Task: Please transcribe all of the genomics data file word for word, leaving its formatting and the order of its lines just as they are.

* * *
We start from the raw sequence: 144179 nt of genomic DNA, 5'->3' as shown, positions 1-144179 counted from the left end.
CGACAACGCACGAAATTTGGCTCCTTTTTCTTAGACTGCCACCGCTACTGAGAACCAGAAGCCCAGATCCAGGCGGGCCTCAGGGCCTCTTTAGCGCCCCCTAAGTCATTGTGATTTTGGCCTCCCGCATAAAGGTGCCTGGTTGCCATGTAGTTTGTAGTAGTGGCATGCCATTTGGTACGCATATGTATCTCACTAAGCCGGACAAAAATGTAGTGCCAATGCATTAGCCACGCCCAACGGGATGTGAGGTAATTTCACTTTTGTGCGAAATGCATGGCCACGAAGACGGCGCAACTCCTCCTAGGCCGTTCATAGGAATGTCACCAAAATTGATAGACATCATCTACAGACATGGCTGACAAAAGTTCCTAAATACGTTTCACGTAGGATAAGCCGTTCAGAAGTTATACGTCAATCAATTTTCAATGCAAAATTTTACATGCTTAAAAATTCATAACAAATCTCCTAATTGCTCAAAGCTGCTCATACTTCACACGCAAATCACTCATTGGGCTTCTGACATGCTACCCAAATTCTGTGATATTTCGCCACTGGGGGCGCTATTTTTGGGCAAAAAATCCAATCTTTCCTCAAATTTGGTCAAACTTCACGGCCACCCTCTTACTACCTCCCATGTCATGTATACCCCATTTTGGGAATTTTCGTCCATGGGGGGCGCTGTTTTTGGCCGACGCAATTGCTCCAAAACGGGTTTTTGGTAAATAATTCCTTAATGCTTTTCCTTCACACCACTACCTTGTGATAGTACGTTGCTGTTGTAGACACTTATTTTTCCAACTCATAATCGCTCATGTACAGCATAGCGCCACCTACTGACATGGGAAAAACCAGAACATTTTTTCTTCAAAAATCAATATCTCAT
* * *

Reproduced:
We start from the raw sequence: 144179 nt of genomic DNA, 5'->3' as shown, positions 1-144179 counted from the left end.
CGACAACGCACGAAATTTGGCTCCTTTTTCTTAGACTGCCACCGCTACTGAGAACCAGAAGCCCAGATCCAGGCGGGCCTCAGGGCCTCTTTAGCGCCCCCTAAGTCATTGTGATTTTGGCCTCCCGCATAAAGGTGCCTGGTTGCCATGTAGTTTGTAGTAGTGGCATGCCATTTGGTACGCATATGTATCTCACTAAGCCGGACAAAAATGTAGTGCCAATGCATTAGCCACGCCCAACGGGATGTGAGGTAATTTCACTTTTGTGCGAAATGCATGGCCACGAAGACGGCGCAACTCCTCCTAGGCCGTTCATAGGAATGTCACCAAAATTGATAGACATCATCTACAGACATGGCTGACAAAAGTTCCTAAATACGTTTCACGTAGGATAAGCCGTTCAGAAGTTATACGTCAATCAATTTTCAATGCAAAATTTTACATGCTTAAAAATTCATAACAAATCTCCTAATTGCTCAAAGCTGCTCATACTTCACACGCAAATCACTCATTGGGCTTCTGACATGCTACCCAAATTCTGTGATATTTCGCCACTGGGGGCGCTATTTTTGGGCAAAAAATCCAATCTTTCCTCAAATTTGGTCAAACTTCACGGCCACCCTCTTACTACCTCCCATGTCATGTATACCCCATTTTGGGAATTTTCGTCCATGGGGGGCGCTGTTTTTGGCCGACGCAATTGCTCCAAAACGGGTTTTTGGTAAATAATTCCTTAATGCTTTTCCTTCACACCACTACCTTGTGATAGTACGTTGCTGTTGTAGACACTTATTTTTCCAACTCATAATCGCTCATGTACAGCATAGCGCCACCTACTGACATGGGAAAAACCAGAACATTTTTTCTTCAAAAATCAATATCTCAT